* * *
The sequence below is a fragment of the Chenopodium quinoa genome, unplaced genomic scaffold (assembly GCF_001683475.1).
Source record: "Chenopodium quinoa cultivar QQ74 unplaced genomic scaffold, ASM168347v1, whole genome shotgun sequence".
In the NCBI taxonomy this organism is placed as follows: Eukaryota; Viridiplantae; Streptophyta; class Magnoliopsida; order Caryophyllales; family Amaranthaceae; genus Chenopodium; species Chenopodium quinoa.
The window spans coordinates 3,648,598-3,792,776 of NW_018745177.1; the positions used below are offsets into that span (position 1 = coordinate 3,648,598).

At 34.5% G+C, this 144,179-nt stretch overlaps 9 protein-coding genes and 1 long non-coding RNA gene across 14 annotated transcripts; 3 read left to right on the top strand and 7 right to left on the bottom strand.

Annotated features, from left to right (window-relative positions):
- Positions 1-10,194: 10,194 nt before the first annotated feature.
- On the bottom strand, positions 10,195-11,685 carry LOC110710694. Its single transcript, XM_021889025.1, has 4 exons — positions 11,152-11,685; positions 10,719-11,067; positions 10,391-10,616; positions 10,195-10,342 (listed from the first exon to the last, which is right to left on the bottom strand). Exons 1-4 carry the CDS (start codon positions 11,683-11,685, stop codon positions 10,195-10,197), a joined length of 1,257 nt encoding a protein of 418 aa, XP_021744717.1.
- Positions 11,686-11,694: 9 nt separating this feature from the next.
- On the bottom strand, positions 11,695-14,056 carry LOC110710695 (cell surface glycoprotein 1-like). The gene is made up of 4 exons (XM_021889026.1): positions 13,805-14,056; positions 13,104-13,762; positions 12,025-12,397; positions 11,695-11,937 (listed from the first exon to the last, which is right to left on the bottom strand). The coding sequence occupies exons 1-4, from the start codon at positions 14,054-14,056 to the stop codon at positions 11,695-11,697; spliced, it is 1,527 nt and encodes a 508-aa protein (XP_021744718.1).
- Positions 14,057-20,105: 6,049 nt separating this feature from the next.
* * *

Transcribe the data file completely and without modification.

The sequence below is a fragment of the Chenopodium quinoa genome, unplaced genomic scaffold (assembly GCF_001683475.1).
Source record: "Chenopodium quinoa cultivar QQ74 unplaced genomic scaffold, ASM168347v1, whole genome shotgun sequence".
In the NCBI taxonomy this organism is placed as follows: Eukaryota; Viridiplantae; Streptophyta; class Magnoliopsida; order Caryophyllales; family Amaranthaceae; genus Chenopodium; species Chenopodium quinoa.
The window spans coordinates 3,648,598-3,792,776 of NW_018745177.1; the positions used below are offsets into that span (position 1 = coordinate 3,648,598).

At 34.5% G+C, this 144,179-nt stretch overlaps 9 protein-coding genes and 1 long non-coding RNA gene across 14 annotated transcripts; 3 read left to right on the top strand and 7 right to left on the bottom strand.

Annotated features, from left to right (window-relative positions):
- Positions 1-10,194: 10,194 nt before the first annotated feature.
- On the bottom strand, positions 10,195-11,685 carry LOC110710694. Its single transcript, XM_021889025.1, has 4 exons — positions 11,152-11,685; positions 10,719-11,067; positions 10,391-10,616; positions 10,195-10,342 (listed from the first exon to the last, which is right to left on the bottom strand). Exons 1-4 carry the CDS (start codon positions 11,683-11,685, stop codon positions 10,195-10,197), a joined length of 1,257 nt encoding a protein of 418 aa, XP_021744717.1.
- Positions 11,686-11,694: 9 nt separating this feature from the next.
- On the bottom strand, positions 11,695-14,056 carry LOC110710695 (cell surface glycoprotein 1-like). The gene is made up of 4 exons (XM_021889026.1): positions 13,805-14,056; positions 13,104-13,762; positions 12,025-12,397; positions 11,695-11,937 (listed from the first exon to the last, which is right to left on the bottom strand). The coding sequence occupies exons 1-4, from the start codon at positions 14,054-14,056 to the stop codon at positions 11,695-11,697; spliced, it is 1,527 nt and encodes a 508-aa protein (XP_021744718.1).
- Positions 14,057-20,105: 6,049 nt separating this feature from the next.